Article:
Projectile Points, Hunting and Identity at Neolithic Çatalhöyük, Turkey (International #3116) (Paperback)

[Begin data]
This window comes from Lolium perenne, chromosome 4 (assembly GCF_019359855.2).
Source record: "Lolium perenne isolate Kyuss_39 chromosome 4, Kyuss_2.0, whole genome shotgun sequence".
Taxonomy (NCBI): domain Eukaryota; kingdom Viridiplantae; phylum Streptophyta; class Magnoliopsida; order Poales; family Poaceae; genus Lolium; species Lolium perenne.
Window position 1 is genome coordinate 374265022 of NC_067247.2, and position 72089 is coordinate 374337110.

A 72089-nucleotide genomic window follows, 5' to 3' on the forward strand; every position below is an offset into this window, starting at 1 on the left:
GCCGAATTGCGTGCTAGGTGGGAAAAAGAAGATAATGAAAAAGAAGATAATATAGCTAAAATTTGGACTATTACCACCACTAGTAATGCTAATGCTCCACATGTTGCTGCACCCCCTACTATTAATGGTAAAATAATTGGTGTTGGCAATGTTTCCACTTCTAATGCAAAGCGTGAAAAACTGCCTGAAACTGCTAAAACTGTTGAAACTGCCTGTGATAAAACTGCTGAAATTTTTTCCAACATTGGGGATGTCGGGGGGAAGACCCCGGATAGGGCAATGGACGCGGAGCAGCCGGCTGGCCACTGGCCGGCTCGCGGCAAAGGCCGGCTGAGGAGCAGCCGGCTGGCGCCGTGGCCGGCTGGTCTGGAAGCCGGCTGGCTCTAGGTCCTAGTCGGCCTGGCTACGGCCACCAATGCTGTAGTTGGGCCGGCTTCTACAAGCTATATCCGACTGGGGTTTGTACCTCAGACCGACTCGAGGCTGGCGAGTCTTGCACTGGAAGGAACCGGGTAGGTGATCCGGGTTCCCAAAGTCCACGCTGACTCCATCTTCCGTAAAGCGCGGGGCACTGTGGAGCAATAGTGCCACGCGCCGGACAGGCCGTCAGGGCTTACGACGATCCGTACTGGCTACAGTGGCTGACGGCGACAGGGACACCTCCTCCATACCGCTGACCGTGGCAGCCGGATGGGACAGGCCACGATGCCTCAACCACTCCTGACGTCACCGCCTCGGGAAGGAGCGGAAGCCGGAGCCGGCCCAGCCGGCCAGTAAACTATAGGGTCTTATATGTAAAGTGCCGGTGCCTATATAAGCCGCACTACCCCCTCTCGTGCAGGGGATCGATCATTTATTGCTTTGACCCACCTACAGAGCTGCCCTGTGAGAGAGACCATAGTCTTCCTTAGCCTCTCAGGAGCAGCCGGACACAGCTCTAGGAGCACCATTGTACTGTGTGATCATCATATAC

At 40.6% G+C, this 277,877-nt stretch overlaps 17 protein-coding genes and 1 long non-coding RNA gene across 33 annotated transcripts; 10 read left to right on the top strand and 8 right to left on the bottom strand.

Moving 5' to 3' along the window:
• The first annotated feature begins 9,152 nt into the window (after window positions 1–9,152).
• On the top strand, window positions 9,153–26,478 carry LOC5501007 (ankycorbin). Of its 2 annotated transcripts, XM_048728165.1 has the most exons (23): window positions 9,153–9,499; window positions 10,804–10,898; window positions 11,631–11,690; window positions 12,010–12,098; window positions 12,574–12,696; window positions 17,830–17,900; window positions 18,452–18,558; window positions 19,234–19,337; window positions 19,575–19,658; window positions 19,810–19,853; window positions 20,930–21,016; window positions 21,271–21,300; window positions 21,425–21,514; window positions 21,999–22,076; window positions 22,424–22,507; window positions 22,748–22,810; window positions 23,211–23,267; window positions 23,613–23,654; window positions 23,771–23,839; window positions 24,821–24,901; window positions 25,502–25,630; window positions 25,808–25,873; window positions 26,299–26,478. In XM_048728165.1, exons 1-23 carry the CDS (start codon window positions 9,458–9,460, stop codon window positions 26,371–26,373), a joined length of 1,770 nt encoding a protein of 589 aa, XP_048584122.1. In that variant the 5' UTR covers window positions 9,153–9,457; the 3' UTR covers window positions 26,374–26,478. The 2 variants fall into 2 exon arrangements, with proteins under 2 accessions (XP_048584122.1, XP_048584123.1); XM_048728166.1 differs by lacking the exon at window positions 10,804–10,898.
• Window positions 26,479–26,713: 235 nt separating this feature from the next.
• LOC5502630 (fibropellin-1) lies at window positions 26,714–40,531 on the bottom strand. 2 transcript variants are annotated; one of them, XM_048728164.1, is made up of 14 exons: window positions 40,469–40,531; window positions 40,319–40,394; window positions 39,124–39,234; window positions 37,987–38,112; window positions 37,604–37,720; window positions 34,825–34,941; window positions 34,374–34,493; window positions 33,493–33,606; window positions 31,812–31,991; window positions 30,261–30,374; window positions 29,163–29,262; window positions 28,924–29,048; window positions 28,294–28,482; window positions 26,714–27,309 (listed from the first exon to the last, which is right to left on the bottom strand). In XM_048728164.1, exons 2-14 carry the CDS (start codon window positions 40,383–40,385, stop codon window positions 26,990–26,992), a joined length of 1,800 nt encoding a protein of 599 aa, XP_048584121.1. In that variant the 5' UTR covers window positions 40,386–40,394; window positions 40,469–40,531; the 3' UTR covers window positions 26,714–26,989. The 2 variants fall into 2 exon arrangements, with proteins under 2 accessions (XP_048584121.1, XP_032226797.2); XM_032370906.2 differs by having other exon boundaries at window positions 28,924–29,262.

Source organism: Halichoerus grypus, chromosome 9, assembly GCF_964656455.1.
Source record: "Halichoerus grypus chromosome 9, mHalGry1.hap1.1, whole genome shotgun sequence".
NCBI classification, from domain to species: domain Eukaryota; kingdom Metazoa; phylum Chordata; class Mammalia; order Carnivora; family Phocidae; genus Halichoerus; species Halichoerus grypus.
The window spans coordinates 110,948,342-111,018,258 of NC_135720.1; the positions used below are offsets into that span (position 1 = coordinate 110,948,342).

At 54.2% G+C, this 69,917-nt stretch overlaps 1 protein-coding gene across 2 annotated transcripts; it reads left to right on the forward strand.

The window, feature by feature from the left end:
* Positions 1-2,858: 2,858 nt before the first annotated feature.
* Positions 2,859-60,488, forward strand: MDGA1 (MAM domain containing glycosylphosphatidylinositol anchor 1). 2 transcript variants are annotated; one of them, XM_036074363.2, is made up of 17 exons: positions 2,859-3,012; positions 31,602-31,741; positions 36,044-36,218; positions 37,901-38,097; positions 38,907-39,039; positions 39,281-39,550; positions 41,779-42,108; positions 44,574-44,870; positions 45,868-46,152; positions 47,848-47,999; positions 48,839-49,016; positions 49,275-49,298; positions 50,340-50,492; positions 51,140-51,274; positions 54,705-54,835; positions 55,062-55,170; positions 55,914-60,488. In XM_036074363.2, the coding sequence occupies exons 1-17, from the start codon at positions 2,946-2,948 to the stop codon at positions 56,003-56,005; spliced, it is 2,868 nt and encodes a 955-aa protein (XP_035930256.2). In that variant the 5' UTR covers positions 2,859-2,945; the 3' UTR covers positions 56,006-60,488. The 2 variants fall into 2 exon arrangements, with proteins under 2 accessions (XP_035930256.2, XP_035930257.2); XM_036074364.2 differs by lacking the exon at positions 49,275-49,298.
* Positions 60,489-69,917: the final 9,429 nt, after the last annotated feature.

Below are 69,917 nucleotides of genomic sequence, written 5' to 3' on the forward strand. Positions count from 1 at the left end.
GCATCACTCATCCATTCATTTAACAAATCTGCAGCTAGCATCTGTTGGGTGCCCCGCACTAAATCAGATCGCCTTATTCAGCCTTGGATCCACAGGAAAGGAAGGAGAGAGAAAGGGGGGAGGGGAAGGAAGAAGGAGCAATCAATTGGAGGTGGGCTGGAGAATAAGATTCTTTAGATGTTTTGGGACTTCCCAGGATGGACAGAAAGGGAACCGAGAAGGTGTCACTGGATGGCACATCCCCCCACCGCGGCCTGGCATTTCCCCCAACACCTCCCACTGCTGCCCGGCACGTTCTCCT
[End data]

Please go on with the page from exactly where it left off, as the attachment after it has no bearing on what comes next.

In this book Dr Lilian Dogiama considers the role of hunting at the Neolithic community of atalh y k and its significance in shaping personal and communal identities by focusing on its stone projectile points. Wild faunal remains indicate that hunting remained in practice, even though domesticated animals and plants comprised the staple diet of the people of atalh y k. Hunting and the 'wild' are venerated in the site's iconography, while obsidian projectile points -as the only surviving parts of hunting weapons- were ubiquitous in the site. The author uses a plethora of attributes that include depositional context, use wear, impact damage, fragmentation, raw material and various techno-morphological characteristics to analyse the projectile points from the site. Her findings indicate that the atalh y k projectile point assemblage consisted of two groups that were used and treated in very distinct ways. The first group comprised projectile weapons that were used in hunting and exhibit clear signs of actual use, whereas the second group consisted of bifaces that were likely reserved for ceremonial purposes given their pristine condition and special mode of deposition. Drawing from her analysis and ethnographic examples Dogiama argues that hunting was not merely an alternate subsistence strategy but an arena where symbolic expression and social identities could be performed and negotiated.